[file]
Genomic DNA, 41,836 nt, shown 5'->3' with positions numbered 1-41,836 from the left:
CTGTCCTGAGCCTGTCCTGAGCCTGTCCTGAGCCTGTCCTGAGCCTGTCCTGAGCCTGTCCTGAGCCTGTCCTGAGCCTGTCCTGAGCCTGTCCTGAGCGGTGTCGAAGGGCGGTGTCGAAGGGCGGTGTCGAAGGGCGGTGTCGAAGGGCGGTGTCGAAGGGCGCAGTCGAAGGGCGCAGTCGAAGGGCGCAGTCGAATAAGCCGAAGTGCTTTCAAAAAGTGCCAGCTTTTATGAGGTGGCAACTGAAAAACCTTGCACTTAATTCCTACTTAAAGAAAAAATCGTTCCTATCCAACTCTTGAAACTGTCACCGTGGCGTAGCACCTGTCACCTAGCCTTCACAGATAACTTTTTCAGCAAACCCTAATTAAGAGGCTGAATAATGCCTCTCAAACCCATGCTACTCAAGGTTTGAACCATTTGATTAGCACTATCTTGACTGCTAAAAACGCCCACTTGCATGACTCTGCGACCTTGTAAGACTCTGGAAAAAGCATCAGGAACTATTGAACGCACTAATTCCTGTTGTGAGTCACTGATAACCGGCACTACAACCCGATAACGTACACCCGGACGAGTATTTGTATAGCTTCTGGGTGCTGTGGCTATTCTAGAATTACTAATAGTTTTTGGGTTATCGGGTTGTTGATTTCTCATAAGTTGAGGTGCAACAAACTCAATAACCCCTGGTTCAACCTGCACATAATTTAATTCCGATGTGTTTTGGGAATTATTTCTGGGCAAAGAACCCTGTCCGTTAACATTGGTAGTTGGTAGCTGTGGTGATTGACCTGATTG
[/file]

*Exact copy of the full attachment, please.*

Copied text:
Genomic DNA, 41,836 nt, shown 5'->3' with positions numbered 1-41,836 from the left:
CTGTCCTGAGCCTGTCCTGAGCCTGTCCTGAGCCTGTCCTGAGCCTGTCCTGAGCCTGTCCTGAGCCTGTCCTGAGCCTGTCCTGAGCCTGTCCTGAGCGGTGTCGAAGGGCGGTGTCGAAGGGCGGTGTCGAAGGGCGGTGTCGAAGGGCGGTGTCGAAGGGCGCAGTCGAAGGGCGCAGTCGAAGGGCGCAGTCGAATAAGCCGAAGTGCTTTCAAAAAGTGCCAGCTTTTATGAGGTGGCAACTGAAAAACCTTGCACTTAATTCCTACTTAAAGAAAAAATCGTTCCTATCCAACTCTTGAAACTGTCACCGTGGCGTAGCACCTGTCACCTAGCCTTCACAGATAACTTTTTCAGCAAACCCTAATTAAGAGGCTGAATAATGCCTCTCAAACCCATGCTACTCAAGGTTTGAACCATTTGATTAGCACTATCTTGACTGCTAAAAACGCCCACTTGCATGACTCTGCGACCTTGTAAGACTCTGGAAAAAGCATCAGGAACTATTGAACGCACTAATTCCTGTTGTGAGTCACTGATAACCGGCACTACAACCCGATAACGTACACCCGGACGAGTATTTGTATAGCTTCTGGGTGCTGTGGCTATTCTAGAATTACTAATAGTTTTTGGGTTATCGGGTTGTTGATTTCTCATAAGTTGAGGTGCAACAAACTCAATAACCCCTGGTTCAACCTGCACATAATTTAATTCCGATGTGTTTTGGGAATTATTTCTGGGCAAAGAACCCTGTCCGTTAACATTGGTAGTTGGTAGCTGTGGTGATTGACCTGATTG